The race was to start at 7am, but for some reason or another, we're a little delayed to start.  Our 7am start becomes 7:07.  We took off, heading southward on Center Street, then immediately turning left onto East Broadway.  Within minutes, the 6,000+ feet of elevation I'm running in begins to rear its ugly head.  In addition to the elevation (and the slight 85' uphill over the first mile), the lack of sleep is also taking its toll.  After a 10:46 first mile, I begin walking. At first I was going to do a 9 minute run, 1 minute walk, but with the elevation, I then decide to do a 4 minute run, 1 minute walk.  The course, lit by the early morning sun is absolutely beautiful.  After running by the National Elk Refuge within that first mile, the course passes through through residential East Jackson. We turn right onto Nelson Drive, and then right again on Hansen Avenue.  We continue weaving through the residential streets of East Jackson, before heading down onto West Snow King Avenue.  Along this road, Donna and I end up leapfrogging for awhile.

Along the Wyoming Centennial
Scenic Byway.
We run by the Snow King ski hill before joining the Community Pathway system by Flat Creek.  Thankfully, most of the route up to this point was gradually downhill, but it's barely detectable because it's very slight (just under 200 feet over 3 miles).  At about the 4.5 mile mark, we join up with the trail running right alongside US Route 89, cosigned with US 189, US 191, and US 26, and also known as the Wyoming Centennial Scenic Byway.  Running alongside the highway was absolutely beautiful.  We were on here for awhile, but we were treated to gorgeous views of the Bridger-Teton National Forest and the mountains surrounding the area, even the Grand Tetons themselves in the distance. Much of the trail was rolling hills, but I still managed to keep up my 4 minute run, 1 minute walk for the first 10k of the race.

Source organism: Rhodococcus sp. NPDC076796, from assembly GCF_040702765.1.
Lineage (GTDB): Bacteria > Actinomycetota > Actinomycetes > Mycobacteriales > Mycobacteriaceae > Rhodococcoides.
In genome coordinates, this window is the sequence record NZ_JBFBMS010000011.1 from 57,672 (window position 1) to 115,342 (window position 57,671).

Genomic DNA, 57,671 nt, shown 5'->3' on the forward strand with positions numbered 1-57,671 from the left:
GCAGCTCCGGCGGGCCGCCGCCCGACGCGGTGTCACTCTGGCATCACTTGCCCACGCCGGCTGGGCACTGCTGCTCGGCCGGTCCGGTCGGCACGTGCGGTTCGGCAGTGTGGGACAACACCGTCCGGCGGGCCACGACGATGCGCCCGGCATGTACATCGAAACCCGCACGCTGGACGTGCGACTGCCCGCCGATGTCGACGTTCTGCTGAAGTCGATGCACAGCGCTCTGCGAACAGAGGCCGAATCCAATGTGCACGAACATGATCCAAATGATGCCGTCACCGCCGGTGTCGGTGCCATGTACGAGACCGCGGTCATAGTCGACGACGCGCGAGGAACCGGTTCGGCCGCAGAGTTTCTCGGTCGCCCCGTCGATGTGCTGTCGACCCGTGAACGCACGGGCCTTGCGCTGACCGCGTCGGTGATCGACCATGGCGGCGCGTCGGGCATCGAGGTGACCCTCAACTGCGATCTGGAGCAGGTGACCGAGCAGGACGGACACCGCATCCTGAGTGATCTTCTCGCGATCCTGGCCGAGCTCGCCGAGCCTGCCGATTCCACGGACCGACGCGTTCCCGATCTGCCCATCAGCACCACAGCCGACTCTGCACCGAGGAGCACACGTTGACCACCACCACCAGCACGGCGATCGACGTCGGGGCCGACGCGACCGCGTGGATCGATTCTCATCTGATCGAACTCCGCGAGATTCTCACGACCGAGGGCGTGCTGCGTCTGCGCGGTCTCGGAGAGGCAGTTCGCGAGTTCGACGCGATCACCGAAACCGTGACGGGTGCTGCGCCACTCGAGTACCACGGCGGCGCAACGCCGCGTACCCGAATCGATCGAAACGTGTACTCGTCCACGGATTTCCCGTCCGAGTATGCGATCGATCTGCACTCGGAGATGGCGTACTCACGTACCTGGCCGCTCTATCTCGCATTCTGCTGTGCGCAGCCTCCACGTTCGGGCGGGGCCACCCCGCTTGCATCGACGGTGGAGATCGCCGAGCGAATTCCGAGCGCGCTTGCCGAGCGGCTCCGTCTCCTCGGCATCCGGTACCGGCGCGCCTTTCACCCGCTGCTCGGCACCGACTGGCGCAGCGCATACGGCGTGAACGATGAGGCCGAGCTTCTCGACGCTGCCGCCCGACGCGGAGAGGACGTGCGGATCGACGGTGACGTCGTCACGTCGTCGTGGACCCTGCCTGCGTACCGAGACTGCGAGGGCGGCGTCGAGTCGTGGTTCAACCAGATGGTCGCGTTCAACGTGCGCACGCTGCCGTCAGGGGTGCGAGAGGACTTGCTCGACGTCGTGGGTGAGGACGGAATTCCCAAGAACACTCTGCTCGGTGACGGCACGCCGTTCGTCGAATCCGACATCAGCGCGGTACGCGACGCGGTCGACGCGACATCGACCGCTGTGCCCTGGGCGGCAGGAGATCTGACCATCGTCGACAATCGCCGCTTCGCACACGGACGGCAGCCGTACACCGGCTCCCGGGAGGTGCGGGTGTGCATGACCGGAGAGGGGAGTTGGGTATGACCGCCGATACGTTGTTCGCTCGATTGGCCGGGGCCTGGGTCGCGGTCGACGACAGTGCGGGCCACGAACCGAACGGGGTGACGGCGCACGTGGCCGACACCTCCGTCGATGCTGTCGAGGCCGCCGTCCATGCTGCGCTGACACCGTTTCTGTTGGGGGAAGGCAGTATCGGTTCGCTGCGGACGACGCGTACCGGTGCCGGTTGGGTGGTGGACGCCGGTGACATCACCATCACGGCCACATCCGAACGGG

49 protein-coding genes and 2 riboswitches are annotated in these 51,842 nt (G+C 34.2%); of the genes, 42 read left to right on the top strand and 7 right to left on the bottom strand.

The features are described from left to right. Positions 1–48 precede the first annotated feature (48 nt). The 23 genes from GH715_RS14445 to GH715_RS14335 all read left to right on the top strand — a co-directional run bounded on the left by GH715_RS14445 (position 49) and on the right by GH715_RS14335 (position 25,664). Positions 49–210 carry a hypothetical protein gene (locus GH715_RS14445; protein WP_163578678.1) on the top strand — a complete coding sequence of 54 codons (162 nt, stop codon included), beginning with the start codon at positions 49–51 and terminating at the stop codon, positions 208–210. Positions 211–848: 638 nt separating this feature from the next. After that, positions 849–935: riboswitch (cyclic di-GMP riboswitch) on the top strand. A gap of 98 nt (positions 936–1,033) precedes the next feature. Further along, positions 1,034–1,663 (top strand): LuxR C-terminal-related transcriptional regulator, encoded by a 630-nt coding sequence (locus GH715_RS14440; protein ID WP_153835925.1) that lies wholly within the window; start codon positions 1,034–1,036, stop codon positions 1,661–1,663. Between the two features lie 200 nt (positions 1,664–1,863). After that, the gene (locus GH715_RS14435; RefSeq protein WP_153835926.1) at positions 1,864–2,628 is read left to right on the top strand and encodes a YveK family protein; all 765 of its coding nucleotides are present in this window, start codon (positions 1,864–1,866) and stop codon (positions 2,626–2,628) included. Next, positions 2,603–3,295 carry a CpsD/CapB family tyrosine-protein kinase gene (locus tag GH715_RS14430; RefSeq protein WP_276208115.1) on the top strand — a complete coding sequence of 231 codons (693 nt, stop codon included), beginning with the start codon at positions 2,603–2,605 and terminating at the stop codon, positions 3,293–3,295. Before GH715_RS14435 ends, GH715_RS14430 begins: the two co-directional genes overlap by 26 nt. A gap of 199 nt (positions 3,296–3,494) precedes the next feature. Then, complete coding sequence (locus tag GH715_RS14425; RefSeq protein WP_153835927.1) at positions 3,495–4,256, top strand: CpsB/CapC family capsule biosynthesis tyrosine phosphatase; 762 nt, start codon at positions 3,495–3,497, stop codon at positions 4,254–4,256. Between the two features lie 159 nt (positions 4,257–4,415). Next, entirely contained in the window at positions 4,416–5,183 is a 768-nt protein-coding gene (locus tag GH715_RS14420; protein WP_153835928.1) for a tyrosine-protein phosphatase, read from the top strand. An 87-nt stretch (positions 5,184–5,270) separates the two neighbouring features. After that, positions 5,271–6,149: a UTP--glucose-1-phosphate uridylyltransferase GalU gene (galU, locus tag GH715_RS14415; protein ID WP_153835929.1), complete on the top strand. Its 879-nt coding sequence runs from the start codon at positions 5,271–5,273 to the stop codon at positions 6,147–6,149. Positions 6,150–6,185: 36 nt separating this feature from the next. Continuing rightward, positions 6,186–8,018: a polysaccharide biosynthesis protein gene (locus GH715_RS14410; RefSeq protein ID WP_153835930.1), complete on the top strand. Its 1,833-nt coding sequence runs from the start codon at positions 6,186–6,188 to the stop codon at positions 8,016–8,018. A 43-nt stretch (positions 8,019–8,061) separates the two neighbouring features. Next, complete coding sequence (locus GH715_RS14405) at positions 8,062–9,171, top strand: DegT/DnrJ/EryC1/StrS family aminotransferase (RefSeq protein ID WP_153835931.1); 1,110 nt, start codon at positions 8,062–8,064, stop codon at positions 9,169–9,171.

Horses playing around in the pasture, with the Snake River Range in the distance

Coming up on mile 8!
4 1/2 miles along S Park Loop Rd
As we approached mile 8, we finally are able to get off of the highway, turning right onto S Park Loop Road.  I see Nadia and Halbert, and pass them, but not for long - Nadia passes me just past the mile 8 marker, and quite literally JETS off.  We continued along S Park Loop Road for quite some time, and while we're treated to magical views of the valley, it's probably one of the more monotonous parts of the course. Unfortunately for us, at mile 10, the elevation gain begins, and it just gradually continues to go uphill all the way to the very end, save for a VERY slight downhill section at mile 15.  I end up doing "walking fartleks" - a method of "run to that phone pole, then walk to the next," something I'd do all the way along this part of the course.  It turns out, I wasn't alone in doing this - Carrie admitted to having to do that for the second half of the race herself.

Cows, cows, everywhere.

The one short downhill at mile 15.
Looking back at what I just ran...
Finally, an unobstructed view of the Grand Tetons

Where's the moose?
At mile 14, we finally we came off of S Park Loop Road, and joined up with the sidewalk alongside the Teton Pass Highway.  We continued along the path alongside the highway until we reached a bridge that took us over the Snake River just before mile 17.   After crossing the river, we took to trails that took us out to the western suburb of Wilson. The section in Wilson was tedious, as the sun was beginning to take its toll, as we scooted along a lane of the highway, before returning to the Community Pathway System leading through a grassy park area.

Crossing the Snake River!
Eventually, we emerged out of the park trails to Moose Wilson Road, where we would run on a paved pathway right alongside the road all the way to the finish.  At mile 20, my achilles decides to rebel on me, screaming "WTF are you doing;" so for the last 10k of the race, I end up walking. I still tried to continue my run/walk segments, but on a very small scale.  Along the way, I met some recent Michigan grads who happened to be out visiting the area, and decided to run the marathon on a whim.  More power to them... 26.2 miles on a whim in this kind of elevation is NO SMALL FEAT!  And I was treated to some local beer at the final aid station at mile 25.  I decided to have fun with it, and drank the can of beer, while walking the remainder of the route all the way to the finish line in Teton Village.  Basically, I had no more fucks to give, haha!

Beautiful framed photo with a ranch gate
Just a few more miles to go!!
Told you.  Beer!